Global Ministries is saddened to learn of the death of Sylvia Meyer

Global Ministries is saddened to learn of the death of Sylvia Meyer

Sylvia Meyer

September 28, 1928 – October 14, 2019

Sylvia Elaine Nilson Meyer was born on September 28, 1928, in Talas, a small town in the middle of Turkey. Her parents, both from Illinois, had themselves met serving in Turkey serving through the American Board of Commissioners for Foreign Missions (ABCFM), a predecessor mission body of Global Ministries.

Sylvia’s own schooling took place in various places and in various ways: at home in Talas, at the American Community School in Beirut, Lebanon, and at the British High school in Istanbul. At the age of fifteen, she earned her high school degree.

When the family was evacuated during World War II, Sylvia attended Wheaton College in Wheaton, Illinois, where she graduated with a B.A. in 1949. She was then commissioned to serve a three-year term as a teacher in a school for Armenian girls in Aleppo, Syria. While serving in Syria, Sylvia spent part of a summer working at a camp in France organized by the World Council of Churches. Another participant at this camp was a German man, Johannes (Hans) Meyer; the two met and eventually married on June 9, 1953, in Wheaton, IL. After serving in Syria, Sylvia returned to the United States and enrolled at Syracuse University.

Soon after their marriage, Sylvia and Hans were commissioned to serve in Istanbul, Turkey, as teachers at a girl’s school. After two years of teaching in Istanbul, Sylvia and Hans were sent to a school for boys in Tarsus, on the southern coast of Turkey, where they taught for 16 years, before returning to the school in Istanbul.

After the last of their children graduated from high school in Istanbul and departed for further education, Hans and Sylvia returned to Tarsus to teach and later stayed on there after their retirement for more than ten years. In November 2004, they moved to Greenville SC, for health considerations and on the invitation of their youngest son Armin, who lives there. Some years later, with health declining and dementia progressing, Sylvia was moved to the Rolling Green Village in Greenville, SC.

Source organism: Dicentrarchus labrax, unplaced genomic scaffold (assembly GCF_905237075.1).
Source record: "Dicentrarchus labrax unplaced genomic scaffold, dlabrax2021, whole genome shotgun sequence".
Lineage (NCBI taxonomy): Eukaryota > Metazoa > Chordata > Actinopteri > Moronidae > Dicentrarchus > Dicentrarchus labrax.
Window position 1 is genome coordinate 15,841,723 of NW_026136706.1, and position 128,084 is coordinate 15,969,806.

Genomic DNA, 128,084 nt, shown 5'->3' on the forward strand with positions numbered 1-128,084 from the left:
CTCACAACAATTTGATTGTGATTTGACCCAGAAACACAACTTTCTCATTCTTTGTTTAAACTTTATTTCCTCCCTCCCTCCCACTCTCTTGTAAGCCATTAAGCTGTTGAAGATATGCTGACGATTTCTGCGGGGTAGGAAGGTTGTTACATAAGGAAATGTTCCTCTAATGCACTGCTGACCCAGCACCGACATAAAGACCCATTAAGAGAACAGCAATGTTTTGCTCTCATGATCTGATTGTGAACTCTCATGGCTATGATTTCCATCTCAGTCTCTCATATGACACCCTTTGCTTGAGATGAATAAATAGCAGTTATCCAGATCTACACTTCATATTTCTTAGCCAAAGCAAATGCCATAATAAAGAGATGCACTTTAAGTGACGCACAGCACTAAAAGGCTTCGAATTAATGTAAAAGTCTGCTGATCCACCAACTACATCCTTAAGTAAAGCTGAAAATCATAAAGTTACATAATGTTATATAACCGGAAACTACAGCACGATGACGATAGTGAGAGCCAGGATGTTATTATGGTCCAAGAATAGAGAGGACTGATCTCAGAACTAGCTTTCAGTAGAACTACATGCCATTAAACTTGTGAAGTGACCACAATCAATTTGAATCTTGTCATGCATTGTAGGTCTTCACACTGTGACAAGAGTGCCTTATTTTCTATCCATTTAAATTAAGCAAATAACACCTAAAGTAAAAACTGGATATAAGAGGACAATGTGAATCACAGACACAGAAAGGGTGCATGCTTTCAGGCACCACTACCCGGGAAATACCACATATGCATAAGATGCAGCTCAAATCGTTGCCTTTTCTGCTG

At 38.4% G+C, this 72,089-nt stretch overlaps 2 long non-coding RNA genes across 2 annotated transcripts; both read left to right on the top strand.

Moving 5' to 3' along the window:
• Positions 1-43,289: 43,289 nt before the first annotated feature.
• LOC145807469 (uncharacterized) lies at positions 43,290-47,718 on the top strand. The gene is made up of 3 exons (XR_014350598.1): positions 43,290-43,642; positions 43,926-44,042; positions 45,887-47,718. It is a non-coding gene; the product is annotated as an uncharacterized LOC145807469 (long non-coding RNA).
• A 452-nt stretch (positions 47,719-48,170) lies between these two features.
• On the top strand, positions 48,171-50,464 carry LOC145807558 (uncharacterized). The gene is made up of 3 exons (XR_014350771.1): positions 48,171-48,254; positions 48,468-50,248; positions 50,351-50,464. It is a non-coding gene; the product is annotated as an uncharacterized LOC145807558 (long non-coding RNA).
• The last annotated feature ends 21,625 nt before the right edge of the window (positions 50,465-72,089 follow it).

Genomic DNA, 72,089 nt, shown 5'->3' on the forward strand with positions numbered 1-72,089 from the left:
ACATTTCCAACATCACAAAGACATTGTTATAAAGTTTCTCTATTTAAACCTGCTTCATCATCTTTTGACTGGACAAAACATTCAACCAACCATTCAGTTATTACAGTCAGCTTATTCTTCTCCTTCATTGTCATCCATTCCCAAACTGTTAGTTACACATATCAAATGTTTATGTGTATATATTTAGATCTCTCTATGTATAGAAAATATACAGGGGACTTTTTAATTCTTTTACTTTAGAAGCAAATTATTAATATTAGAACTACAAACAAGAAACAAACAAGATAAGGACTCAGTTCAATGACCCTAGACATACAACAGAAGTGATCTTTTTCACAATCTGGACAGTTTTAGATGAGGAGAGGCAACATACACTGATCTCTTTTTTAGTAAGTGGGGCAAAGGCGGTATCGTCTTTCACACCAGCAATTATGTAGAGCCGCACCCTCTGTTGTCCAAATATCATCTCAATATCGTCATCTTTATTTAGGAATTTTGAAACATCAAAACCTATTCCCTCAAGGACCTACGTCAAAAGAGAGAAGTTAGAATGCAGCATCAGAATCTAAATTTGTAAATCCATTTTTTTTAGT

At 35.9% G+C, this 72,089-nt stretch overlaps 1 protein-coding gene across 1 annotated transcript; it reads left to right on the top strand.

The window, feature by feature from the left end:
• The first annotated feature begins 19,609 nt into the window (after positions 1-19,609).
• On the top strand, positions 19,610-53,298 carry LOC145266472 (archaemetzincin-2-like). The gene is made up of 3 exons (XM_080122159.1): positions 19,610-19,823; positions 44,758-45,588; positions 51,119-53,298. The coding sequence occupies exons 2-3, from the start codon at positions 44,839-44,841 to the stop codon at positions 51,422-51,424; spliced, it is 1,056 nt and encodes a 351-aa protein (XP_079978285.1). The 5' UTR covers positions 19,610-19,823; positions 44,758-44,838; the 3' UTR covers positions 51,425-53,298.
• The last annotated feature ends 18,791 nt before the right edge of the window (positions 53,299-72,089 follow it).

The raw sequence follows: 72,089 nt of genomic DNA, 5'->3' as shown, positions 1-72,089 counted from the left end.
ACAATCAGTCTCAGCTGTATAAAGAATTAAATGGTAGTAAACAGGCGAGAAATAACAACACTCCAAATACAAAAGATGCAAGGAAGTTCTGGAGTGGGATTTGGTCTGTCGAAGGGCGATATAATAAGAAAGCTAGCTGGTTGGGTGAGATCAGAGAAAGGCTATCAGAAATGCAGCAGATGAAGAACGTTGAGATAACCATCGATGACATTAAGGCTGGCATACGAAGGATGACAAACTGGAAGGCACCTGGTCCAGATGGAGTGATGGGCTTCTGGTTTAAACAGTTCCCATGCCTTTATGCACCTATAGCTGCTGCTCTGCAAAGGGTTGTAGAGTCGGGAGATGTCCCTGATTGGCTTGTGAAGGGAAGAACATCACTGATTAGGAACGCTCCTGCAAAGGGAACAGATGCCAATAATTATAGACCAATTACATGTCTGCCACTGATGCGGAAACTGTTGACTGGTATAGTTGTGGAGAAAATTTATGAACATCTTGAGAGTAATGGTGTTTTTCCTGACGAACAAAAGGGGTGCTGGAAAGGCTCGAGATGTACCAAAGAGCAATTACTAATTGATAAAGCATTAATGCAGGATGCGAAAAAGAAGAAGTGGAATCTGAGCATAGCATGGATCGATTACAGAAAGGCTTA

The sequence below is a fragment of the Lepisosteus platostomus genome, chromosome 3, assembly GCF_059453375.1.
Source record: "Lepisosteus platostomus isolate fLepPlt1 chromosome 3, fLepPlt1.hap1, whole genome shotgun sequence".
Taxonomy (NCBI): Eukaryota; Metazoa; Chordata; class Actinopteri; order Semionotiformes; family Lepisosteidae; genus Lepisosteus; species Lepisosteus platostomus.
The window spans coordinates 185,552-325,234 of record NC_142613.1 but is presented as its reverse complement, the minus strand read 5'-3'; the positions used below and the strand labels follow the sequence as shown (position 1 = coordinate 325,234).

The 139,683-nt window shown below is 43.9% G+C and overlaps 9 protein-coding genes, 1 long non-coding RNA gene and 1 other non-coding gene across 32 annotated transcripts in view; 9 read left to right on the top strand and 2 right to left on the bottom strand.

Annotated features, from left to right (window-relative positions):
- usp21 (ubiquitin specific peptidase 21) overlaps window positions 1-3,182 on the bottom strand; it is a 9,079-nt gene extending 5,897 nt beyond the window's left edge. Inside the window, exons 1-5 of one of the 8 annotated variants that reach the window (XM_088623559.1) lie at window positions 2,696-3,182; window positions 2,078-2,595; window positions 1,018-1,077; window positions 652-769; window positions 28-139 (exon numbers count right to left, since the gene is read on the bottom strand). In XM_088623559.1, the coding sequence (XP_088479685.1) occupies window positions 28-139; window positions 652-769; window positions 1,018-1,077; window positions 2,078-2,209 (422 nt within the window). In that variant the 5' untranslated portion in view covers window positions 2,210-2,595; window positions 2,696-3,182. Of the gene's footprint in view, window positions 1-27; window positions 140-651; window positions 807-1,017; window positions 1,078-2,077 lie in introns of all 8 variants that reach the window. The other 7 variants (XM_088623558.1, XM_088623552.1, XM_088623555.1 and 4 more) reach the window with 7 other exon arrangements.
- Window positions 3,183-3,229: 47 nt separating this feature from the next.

Sylvia loved teaching. For more than thirty years, she taught English, translation, and music in schools, and gave private piano lessons to many people. Sylvia also felt that music was a great way to communicate God‘s word. She sang in the church choir of the English-speaking Protestant church in Istanbul, and played the organ in that church as well as in the German-speaking Protestant church in Istanbul. Sylvia was a great accompanist on the piano, in formal settings such as church services, but also at home, on occasions like singing Christmas carols together as a family.

Sylvia was greatly dedicated to the movement of the Women’s World Day of Prayer, celebrated every year in March as a global ecumenical movement dating back to the 19th century, led by Christian women who join in prayer and action for peace and justice in the world. Sylvia was greatly involved in organizing the services in Istanbul.

Another major area of involvement for Sylvia was Community Crafts, an activity in Istanbul that organizes and supports handcrafted work by Turkish women and the sale of their products.

Sylvia strongly believed all people are good at heart no matter their religion, race or nationality or what paths they might have followed in their life, she believed that each person has dignity simply because they are God‘s creation. She believed in a loving God, and had great affection for all God‘s people. She spread God‘s love not so much through words, but through her life and deeds.

Sylvia is survived by her husband Hans, their daughter Helene, three sons Christoph, Markus, and Armin, nine grandchildren and four great-grandchildren.

A memorial service for Sylvia was held on October 27, 2019, at Rolling Green Village. Condolences may be sent to Dr. Armin Meyer, 115 Oak Place, Greer, SC 29650 or Email: Memorial contributions may be made to Doctors Without Borders.